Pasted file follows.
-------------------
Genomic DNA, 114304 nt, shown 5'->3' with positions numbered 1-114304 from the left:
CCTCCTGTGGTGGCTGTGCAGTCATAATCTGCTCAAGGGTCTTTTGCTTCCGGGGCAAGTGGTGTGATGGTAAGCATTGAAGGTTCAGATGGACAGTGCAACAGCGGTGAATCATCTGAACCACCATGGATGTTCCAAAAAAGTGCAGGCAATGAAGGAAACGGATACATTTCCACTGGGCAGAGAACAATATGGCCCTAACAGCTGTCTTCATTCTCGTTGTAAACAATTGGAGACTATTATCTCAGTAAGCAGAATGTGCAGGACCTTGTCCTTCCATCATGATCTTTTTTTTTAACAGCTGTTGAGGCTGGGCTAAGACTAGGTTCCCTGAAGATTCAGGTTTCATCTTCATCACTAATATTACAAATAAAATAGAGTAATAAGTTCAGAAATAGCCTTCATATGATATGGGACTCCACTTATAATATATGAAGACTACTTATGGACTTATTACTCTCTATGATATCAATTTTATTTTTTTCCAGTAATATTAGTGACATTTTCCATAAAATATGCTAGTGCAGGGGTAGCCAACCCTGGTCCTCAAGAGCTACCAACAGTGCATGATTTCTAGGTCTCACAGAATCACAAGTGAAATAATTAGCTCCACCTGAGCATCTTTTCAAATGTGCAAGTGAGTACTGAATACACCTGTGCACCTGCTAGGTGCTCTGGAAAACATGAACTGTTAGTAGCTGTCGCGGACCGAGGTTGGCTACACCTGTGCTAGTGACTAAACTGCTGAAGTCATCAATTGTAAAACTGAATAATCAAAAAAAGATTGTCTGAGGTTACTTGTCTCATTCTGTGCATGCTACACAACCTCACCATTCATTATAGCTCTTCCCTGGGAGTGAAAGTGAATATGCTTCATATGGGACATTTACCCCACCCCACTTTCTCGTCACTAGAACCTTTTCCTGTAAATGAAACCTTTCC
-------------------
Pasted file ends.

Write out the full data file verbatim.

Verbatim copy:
Genomic DNA, 114304 nt, shown 5'->3' with positions numbered 1-114304 from the left:
CCTCCTGTGGTGGCTGTGCAGTCATAATCTGCTCAAGGGTCTTTTGCTTCCGGGGCAAGTGGTGTGATGGTAAGCATTGAAGGTTCAGATGGACAGTGCAACAGCGGTGAATCATCTGAACCACCATGGATGTTCCAAAAAAGTGCAGGCAATGAAGGAAACGGATACATTTCCACTGGGCAGAGAACAATATGGCCCTAACAGCTGTCTTCATTCTCGTTGTAAACAATTGGAGACTATTATCTCAGTAAGCAGAATGTGCAGGACCTTGTCCTTCCATCATGATCTTTTTTTTTAACAGCTGTTGAGGCTGGGCTAAGACTAGGTTCCCTGAAGATTCAGGTTTCATCTTCATCACTAATATTACAAATAAAATAGAGTAATAAGTTCAGAAATAGCCTTCATATGATATGGGACTCCACTTATAATATATGAAGACTACTTATGGACTTATTACTCTCTATGATATCAATTTTATTTTTTTCCAGTAATATTAGTGACATTTTCCATAAAATATGCTAGTGCAGGGGTAGCCAACCCTGGTCCTCAAGAGCTACCAACAGTGCATGATTTCTAGGTCTCACAGAATCACAAGTGAAATAATTAGCTCCACCTGAGCATCTTTTCAAATGTGCAAGTGAGTACTGAATACACCTGTGCACCTGCTAGGTGCTCTGGAAAACATGAACTGTTAGTAGCTGTCGCGGACCGAGGTTGGCTACACCTGTGCTAGTGACTAAACTGCTGAAGTCATCAATTGTAAAACTGAATAATCAAAAAAAGATTGTCTGAGGTTACTTGTCTCATTCTGTGCATGCTACACAACCTCACCATTCATTATAGCTCTTCCCTGGGAGTGAAAGTGAATATGCTTCATATGGGACATTTACCCCACCCCACTTTCTCGTCACTAGAACCTTTTCCTGTAAATGAAACCTTTCC